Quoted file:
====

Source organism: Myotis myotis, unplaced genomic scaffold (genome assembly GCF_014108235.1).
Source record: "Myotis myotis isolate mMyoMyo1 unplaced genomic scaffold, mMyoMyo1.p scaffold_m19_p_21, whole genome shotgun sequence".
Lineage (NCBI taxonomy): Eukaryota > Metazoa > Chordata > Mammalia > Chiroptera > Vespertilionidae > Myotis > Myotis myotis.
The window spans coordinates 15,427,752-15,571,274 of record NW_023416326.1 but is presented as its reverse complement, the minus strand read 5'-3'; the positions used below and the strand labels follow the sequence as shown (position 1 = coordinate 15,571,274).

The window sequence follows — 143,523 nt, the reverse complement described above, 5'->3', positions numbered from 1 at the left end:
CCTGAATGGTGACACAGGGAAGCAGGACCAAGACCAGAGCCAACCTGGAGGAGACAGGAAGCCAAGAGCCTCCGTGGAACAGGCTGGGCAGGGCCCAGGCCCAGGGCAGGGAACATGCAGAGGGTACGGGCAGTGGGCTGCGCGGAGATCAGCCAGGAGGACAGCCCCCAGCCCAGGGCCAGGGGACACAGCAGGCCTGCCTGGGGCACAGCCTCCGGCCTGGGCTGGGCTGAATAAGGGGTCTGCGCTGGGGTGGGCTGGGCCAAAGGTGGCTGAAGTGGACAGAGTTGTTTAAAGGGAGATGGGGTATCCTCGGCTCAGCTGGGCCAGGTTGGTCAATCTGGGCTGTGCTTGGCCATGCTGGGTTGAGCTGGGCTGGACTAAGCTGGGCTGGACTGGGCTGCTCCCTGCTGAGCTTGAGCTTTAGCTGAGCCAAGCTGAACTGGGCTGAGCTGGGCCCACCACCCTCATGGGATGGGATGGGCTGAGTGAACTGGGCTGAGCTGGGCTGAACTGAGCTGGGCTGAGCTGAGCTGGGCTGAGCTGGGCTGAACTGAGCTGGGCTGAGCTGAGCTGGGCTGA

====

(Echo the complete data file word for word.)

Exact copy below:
Source organism: Myotis myotis, unplaced genomic scaffold (genome assembly GCF_014108235.1).
Source record: "Myotis myotis isolate mMyoMyo1 unplaced genomic scaffold, mMyoMyo1.p scaffold_m19_p_21, whole genome shotgun sequence".
Lineage (NCBI taxonomy): Eukaryota > Metazoa > Chordata > Mammalia > Chiroptera > Vespertilionidae > Myotis > Myotis myotis.
The window spans coordinates 15,427,752-15,571,274 of record NW_023416326.1 but is presented as its reverse complement, the minus strand read 5'-3'; the positions used below and the strand labels follow the sequence as shown (position 1 = coordinate 15,571,274).

The window sequence follows — 143,523 nt, the reverse complement described above, 5'->3', positions numbered from 1 at the left end:
CCTGAATGGTGACACAGGGAAGCAGGACCAAGACCAGAGCCAACCTGGAGGAGACAGGAAGCCAAGAGCCTCCGTGGAACAGGCTGGGCAGGGCCCAGGCCCAGGGCAGGGAACATGCAGAGGGTACGGGCAGTGGGCTGCGCGGAGATCAGCCAGGAGGACAGCCCCCAGCCCAGGGCCAGGGGACACAGCAGGCCTGCCTGGGGCACAGCCTCCGGCCTGGGCTGGGCTGAATAAGGGGTCTGCGCTGGGGTGGGCTGGGCCAAAGGTGGCTGAAGTGGACAGAGTTGTTTAAAGGGAGATGGGGTATCCTCGGCTCAGCTGGGCCAGGTTGGTCAATCTGGGCTGTGCTTGGCCATGCTGGGTTGAGCTGGGCTGGACTAAGCTGGGCTGGACTGGGCTGCTCCCTGCTGAGCTTGAGCTTTAGCTGAGCCAAGCTGAACTGGGCTGAGCTGGGCCCACCACCCTCATGGGATGGGATGGGCTGAGTGAACTGGGCTGAGCTGGGCTGAACTGAGCTGGGCTGAGCTGAGCTGGGCTGAGCTGGGCTGAACTGAGCTGGGCTGAGCTGAGCTGGGCTGA